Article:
We have recently moved house, however, in our previous home we were a little short on space. To store our metal Lazy Susan garden table during the autumn/winter, I had to remove the table legs. It meant I could get it flush against the wall down one side of the garage, chairs stacked in the corner.

When it came to rebuilding, I would have all the bolts in a zip-locked plastic bag. Before I screwed everything back together, I would give them all a blast with WD-40. 

This just helped the nuts, bolts etc screw together much easier and prevented them from potentially rusting. They shouldn’t, they’re designed not to, be coated, but it just gave me peace of mind and made them fit together quicker/smoother.

One other hack that not many people know is that you can clean plastic/resin garden furniture with WD-40 too… 

You simply spray it on a clean dry cloth and rub it into the surface, making sure to wipe away any excess. You’ll be surprised how much muck it lifts off and the shine you’ll put back.

It isn’t my oil of choice (more of that in a moment) but it can also be applied to painted metal surfaces such as those across the Lazy Susan range. 

It won’t harm the painted finish but it will remove dirt and bring back the lustre of the paintwork. A little blast on dried bird droppings or tree sap is a great way to gently loosen it off. Then you just wipe it away with a little warm soapy water

Water Displacement spray oils such as WD-40 are safe to use on metal, rubber and plastic. 

If you have wrought iron garden furniture, it is essential. It is prone to rust and WD-40 can also be used to lubricate any rust-prone parts like feet/table legs. 

For any seized metal parts that may have got stuck, then WD-40 is our go-to. 

Spray it on, leave it to soak in for a few minutes, and I guarantee they will move smoothly again.

Next time when you see even a little rust appearing on your garden furniture, use WD-40 to remove the rust and keep it at bay. Just spray it on and scrub it with aluminium foil. Sounds crazy and it can take a little bit of elbow grease but trust me the results are astonishing.

3-in-1 oils on the other hand have been around forever and have many different uses. 

For us, their best application is to unstick and lubricate moving parts. The properties are similar to that of the water displacement oils, and you can use them in much the same way. 

However, many are a little thicker so can leave a film, I would avoid areas you touch such as seating, armrests, and table tops.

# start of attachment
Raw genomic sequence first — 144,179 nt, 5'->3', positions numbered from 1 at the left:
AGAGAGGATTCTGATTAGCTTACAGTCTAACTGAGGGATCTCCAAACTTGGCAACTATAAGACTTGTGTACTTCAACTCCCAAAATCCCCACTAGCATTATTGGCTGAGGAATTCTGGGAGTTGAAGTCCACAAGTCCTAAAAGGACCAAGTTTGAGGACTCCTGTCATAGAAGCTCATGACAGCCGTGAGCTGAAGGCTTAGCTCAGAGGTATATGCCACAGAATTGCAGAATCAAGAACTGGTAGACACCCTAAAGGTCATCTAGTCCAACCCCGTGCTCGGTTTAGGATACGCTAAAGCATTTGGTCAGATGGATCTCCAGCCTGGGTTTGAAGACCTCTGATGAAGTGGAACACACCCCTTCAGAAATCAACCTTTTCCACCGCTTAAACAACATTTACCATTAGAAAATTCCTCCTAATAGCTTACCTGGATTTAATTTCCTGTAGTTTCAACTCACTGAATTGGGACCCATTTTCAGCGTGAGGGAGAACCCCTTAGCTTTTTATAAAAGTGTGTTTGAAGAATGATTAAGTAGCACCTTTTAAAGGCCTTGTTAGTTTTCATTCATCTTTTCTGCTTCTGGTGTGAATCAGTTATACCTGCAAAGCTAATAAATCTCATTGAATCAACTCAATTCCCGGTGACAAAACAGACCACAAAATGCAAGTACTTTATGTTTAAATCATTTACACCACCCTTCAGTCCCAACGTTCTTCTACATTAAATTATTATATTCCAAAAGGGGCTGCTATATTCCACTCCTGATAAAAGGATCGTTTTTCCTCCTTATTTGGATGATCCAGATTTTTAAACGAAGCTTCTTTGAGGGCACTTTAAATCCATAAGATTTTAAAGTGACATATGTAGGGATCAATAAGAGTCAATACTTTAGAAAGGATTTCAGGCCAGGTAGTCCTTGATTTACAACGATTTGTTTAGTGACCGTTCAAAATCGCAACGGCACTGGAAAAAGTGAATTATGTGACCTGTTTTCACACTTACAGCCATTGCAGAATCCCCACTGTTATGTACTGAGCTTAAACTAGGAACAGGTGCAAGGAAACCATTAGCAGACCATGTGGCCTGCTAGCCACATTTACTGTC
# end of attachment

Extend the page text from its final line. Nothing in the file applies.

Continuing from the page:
Baby Oil

Unless you’re a regular reader of this blog, then you might be reading this thinking, Baby Oil? 

At Lazy Susan we’ve been advocates of it for many years now on metal garden pieces. 

Give it a wash with warm soapy water, leave it to dry then apply a very light coat of Baby Oil with a dry lint-free cloth. 

It will make the paintwork shine like new and leave a coating that will allow moisture to better bead and run off the surface.

It works great indoors too on any stainless steel surfaces such as sinks, extractor fans and cookers.

Applying Oil to Lazy Susan Garden Furniture

However, all that said in the previous section…

Whilst Baby Oil is a good option, we prefer to go with a light coating of good-quality car wax. 

We know, this post is about oil but I think it’s just a little easier to apply and tends to last a little longer in terms of repelling moisture and dirt than baby oil.

When it comes to my Lazy Susan Garden Furniture, I simply treat it exactly the same as my car. They’re both painted metal after all. I know, very different but I just find that car cleaning products work the best. 

I’ve tried it all over the years. Purchased all the specialist garden furniture products. Yes, they work too but I’ve always got a large 5v litre car shampoo and tin of wax in the garage. 

Also, the products that are designed to remove tar and bugs that we find baked onto the bodywork/bumpers of our cars in summer are great for removing tree sap and bird droppings from metal garden furniture.

The only oiling I do is a little squirt of WD-40 on the revolving mechanism of my Lazy Susan turntable now and then, and the aforementioned lubricating of any nuts and bolts. 

Wash it, dry it, and pop a little car wax on it!

Our advice with any of the oils (or car wax for that matter) mentioned in this article is to test before you commit though.

Carefully flip a chair, bench or table over and apply a little to the underside where it won’t be seen if it doesn’t take or feels too difficult to apply!